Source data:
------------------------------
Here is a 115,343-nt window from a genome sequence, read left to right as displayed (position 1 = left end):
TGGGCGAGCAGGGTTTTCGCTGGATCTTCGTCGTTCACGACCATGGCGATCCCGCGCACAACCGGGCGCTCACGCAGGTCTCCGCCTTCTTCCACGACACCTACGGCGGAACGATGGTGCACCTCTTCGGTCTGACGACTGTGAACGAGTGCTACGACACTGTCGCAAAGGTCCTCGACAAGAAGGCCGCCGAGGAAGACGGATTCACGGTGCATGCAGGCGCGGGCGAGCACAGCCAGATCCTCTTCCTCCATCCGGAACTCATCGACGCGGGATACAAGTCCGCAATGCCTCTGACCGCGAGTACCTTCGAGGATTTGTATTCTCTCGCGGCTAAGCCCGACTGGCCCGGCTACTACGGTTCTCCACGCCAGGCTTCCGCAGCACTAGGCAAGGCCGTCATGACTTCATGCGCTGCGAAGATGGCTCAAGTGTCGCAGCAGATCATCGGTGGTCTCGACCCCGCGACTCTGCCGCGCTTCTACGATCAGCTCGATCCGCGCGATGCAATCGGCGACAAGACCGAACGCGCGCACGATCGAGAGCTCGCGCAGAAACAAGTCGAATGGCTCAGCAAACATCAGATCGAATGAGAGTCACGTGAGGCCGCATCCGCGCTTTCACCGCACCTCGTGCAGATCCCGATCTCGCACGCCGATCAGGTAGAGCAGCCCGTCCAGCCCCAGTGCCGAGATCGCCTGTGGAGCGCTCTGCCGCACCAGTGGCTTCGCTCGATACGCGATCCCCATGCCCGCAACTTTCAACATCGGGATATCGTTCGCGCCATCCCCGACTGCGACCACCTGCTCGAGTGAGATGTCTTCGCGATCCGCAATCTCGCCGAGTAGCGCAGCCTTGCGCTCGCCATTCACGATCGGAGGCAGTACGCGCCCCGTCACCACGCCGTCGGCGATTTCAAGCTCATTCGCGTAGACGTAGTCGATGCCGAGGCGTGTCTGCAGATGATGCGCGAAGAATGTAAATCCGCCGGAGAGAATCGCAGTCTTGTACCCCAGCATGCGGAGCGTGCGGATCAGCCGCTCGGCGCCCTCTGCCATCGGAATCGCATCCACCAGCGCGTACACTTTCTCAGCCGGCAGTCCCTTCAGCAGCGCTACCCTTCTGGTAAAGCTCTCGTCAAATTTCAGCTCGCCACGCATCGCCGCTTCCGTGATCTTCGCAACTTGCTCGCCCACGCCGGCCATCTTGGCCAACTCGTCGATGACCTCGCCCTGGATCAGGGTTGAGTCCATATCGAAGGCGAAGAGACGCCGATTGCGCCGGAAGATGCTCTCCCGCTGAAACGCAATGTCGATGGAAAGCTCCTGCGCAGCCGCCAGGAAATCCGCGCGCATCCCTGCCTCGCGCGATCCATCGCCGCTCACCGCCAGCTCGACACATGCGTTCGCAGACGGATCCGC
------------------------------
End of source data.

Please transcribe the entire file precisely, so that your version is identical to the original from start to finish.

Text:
Here is a 115,343-nt window from a genome sequence, read left to right as displayed (position 1 = left end):
TGGGCGAGCAGGGTTTTCGCTGGATCTTCGTCGTTCACGACCATGGCGATCCCGCGCACAACCGGGCGCTCACGCAGGTCTCCGCCTTCTTCCACGACACCTACGGCGGAACGATGGTGCACCTCTTCGGTCTGACGACTGTGAACGAGTGCTACGACACTGTCGCAAAGGTCCTCGACAAGAAGGCCGCCGAGGAAGACGGATTCACGGTGCATGCAGGCGCGGGCGAGCACAGCCAGATCCTCTTCCTCCATCCGGAACTCATCGACGCGGGATACAAGTCCGCAATGCCTCTGACCGCGAGTACCTTCGAGGATTTGTATTCTCTCGCGGCTAAGCCCGACTGGCCCGGCTACTACGGTTCTCCACGCCAGGCTTCCGCAGCACTAGGCAAGGCCGTCATGACTTCATGCGCTGCGAAGATGGCTCAAGTGTCGCAGCAGATCATCGGTGGTCTCGACCCCGCGACTCTGCCGCGCTTCTACGATCAGCTCGATCCGCGCGATGCAATCGGCGACAAGACCGAACGCGCGCACGATCGAGAGCTCGCGCAGAAACAAGTCGAATGGCTCAGCAAACATCAGATCGAATGAGAGTCACGTGAGGCCGCATCCGCGCTTTCACCGCACCTCGTGCAGATCCCGATCTCGCACGCCGATCAGGTAGAGCAGCCCGTCCAGCCCCAGTGCCGAGATCGCCTGTGGAGCGCTCTGCCGCACCAGTGGCTTCGCTCGATACGCGATCCCCATGCCCGCAACTTTCAACATCGGGATATCGTTCGCGCCATCCCCGACTGCGACCACCTGCTCGAGTGAGATGTCTTCGCGATCCGCAATCTCGCCGAGTAGCGCAGCCTTGCGCTCGCCATTCACGATCGGAGGCAGTACGCGCCCCGTCACCACGCCGTCGGCGATTTCAAGCTCATTCGCGTAGACGTAGTCGATGCCGAGGCGTGTCTGCAGATGATGCGCGAAGAATGTAAATCCGCCGGAGAGAATCGCAGTCTTGTACCCCAGCATGCGGAGCGTGCGGATCAGCCGCTCGGCGCCCTCTGCCATCGGAATCGCATCCACCAGCGCGTACACTTTCTCAGCCGGCAGTCCCTTCAGCAGCGCTACCCTTCTGGTAAAGCTCTCGTCAAATTTCAGCTCGCCACGCATCGCCGCTTCCGTGATCTTCGCAACTTGCTCGCCCACGCCGGCCATCTTGGCCAACTCGTCGATGACCTCGCCCTGGATCAGGGTTGAGTCCATATCGAAGGCGAAGAGACGCCGATTGCGCCGGAAGATGCTCTCCCGCTGAAACGCAATGTCGATGGAAAGCTCCTGCGCAGCCGCCAGGAAATCCGCGCGCATCCCTGCCTCGCGCGATCCATCGCCGCTCACCGCCAGCTCGACACATGCGTTCGCAGACGGATCCGC